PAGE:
That the constitutional monarchy we live in is a reworking of an absolutist monarchy seems obvious. Where else would it come from? And that the absolute monarchies of yesteryear, particularly the parent monarchy of our present British monarchy, turned Commonwealth, stem from the “divine right of kings” decree, smacks of too much religious dogma to be palatable to me. Not to mention the imperial overtones that still resonate within the Commonwealth re-characterisation. A fun side fact that truly questions the Britishness of the British Monarchy is that the “House of Windsor” changed its name from the “House of Saxe-Coburg and Gotha” in 1917 because it sounded too German at a time when anti-German sentiments were on the rise. In fact, many of the European monarchs around that time were of German stock, and this video explains why. Essentially pan-European German royalty is a result of the late unification of Germany. Though, I would contest the English are descendants of Germanic peoples, with the caveat that the national and ethnic labels we place on peoples are more social constructs than anything concrete. This abstraction only further highlights the absurdity of the whole royal line facade in my eyes.

Furthermore, the rise of royalty is a product of feudalism, a system of societal structure, that is social, economic, and political systems. Feudalism, was “the dominant social system in medieval Europe, in which the nobility held lands from the Crown in exchange for military service, and vassals were in turn tenants of the nobles, while the peasants (villeins or serfs) were obliged to live on their lord’s land and give him homage, labor, and a share of the produce, notionally in exchange for military protection” (OED Online). Or another way to say it would be a warlord system based on hereditary ascension shrouded in the veil of religious divinity. Hardly the mark of democracy or meritocracy, the cultural/political myths we seem to be privy to at present. Or at least I am.

The hierarchy of feudalism.

But maybe it is less of a story problem and more of a practical problemChanging the constitution is not an easy task. And rightly so, if it were, it would be too easy to alter political power via policy changes. Given the current state of affairs on the global geopolitical stage, perhaps being a member of the Commonwealth is not such a bad thing. The narrative myth of neighbourly nations perhaps creates cohesion in times of conflict and conceivable chaos. The change toward Commonwealth partly resides in a worry from the aftermath of the great wars. For an interesting assessment of “What’s the future of the Commonwealth under King Charles III?” listen to this podcast by the BBC‘s The Inquiry. Relevant to my stance on the state of affairs is the discussion about nations that are republics that are part of the Commonwealth.

I am willing to acknowledge the role monarchy plays in the modern mythical narrative of nation-states. What is a nation without its national story to unify dissimilar groups of people? However, I believe we can move away from this myth to something more representative of our present societal ideals. Equality, equity, social mobility, and all that other liberal make you feel good political propaganda.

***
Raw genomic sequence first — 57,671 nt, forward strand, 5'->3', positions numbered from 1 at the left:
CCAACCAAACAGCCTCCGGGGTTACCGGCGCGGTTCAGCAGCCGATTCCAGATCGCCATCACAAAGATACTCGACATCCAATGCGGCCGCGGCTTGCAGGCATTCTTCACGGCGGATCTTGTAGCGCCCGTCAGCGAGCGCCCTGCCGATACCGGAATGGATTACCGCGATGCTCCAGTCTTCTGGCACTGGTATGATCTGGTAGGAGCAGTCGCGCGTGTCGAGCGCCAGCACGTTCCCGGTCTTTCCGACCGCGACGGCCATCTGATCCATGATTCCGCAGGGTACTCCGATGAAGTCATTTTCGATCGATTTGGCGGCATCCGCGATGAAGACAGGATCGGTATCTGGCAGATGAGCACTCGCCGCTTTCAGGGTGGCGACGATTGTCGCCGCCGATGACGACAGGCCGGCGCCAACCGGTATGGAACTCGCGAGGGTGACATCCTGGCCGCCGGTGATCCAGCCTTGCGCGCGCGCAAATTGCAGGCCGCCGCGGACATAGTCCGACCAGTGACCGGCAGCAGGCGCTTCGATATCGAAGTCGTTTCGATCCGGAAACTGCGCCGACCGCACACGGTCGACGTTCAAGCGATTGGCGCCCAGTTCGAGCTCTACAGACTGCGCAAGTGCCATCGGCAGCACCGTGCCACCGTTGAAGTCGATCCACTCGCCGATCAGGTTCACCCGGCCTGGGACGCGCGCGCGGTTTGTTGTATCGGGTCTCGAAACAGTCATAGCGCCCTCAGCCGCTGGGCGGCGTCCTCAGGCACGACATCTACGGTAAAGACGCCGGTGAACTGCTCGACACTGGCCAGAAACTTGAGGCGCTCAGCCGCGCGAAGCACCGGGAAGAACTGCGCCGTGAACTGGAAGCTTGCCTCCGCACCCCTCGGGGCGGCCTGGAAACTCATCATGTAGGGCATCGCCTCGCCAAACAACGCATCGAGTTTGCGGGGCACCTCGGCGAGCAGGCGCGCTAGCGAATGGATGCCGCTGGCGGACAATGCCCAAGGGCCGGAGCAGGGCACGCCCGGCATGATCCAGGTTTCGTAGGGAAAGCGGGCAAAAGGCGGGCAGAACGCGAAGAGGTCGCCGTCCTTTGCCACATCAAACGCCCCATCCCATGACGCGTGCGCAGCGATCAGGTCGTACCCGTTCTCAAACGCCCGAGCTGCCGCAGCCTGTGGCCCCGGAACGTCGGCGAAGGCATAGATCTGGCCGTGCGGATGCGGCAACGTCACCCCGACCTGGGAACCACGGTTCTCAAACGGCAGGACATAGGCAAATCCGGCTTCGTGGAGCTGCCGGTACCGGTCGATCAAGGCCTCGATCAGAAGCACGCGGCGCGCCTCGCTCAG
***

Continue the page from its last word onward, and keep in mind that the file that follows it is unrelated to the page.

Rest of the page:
Regarding the national day of mourning, I think it is more foolhardy than the conditional monarch system itself. But, given our government structure, Canada was constrained to cordially convene a commemoration of the Crown (cough, Queen).

For the record, I have nothing against the Queen as a person. I think she fulfilled her role wonderfully. For an in-depth historical account of her reign listen to this episode, “231. Queen Elizabeth II – part 1” from The Rest is History podcast. The hosts are both British, so understand their bias. As they note, Elizabeth’s religiosity helped her to see her role as a higher calling and, thus, she was devout in her duty over the decades of her dynasty. It is the role and symbolism of a monarch that I find abhorrent. And as a caution, I think it is worth considering what a less dignified and stately monarch than Elizabeth II would have been like. It worked for this Queen’s reign, but imagine the potential problem of vesting power in one individual with a more ambitious or authoritarian agenda. Consider Napoleon, Hitler, Trump, or Putin as the monarch. Then the quiet and quaint role this queen played no longer looks so clear-sighted. It is a bit like the United Nations’ permanent member veto power. At the time of the UN’s inception, it seemed like a good idea to get the major powers to join or risk the collapse of the union altogether. But what happens to the security council when a veto member invades a sovereign state? In my mind, that should veto membership status. At present, nothing happens. Having a monarch is a good idea when they act in good faith or according to what you want. What happens when they don’t?

In any case, the narrative of nationhood was working in my favour as the Canadian flag at half-mast to mourn Her Majesty was a sure-fire indication of the wind direction and a solid estimate of its strength. Breath. Rant done.


Later, after my paddle, I would discover that the flag flapping in the wind was, in fact, from the Naramata fire station. But at present, I just saw a Canadian flag flapping southward, signalling northerly winds and somberness for the sovereign. With my monoculars, I could confirm the lake state with a bit better accuracy of the wave heights from my distant vantage point. Next, I confirmed with friends that if I launched from Naramata, they could pick me up in Penticton, so I could downwind one way. The logistics were that I had their vehicle from the night before and now would head to their accommodations at the Naramata Inn to drop off their vehicle and launch from nearby.

That led me to Wharf Park, just up the street from the inn, as a potential launch site. But the waves crashing down on the rocky shore had me reconsider the launch site.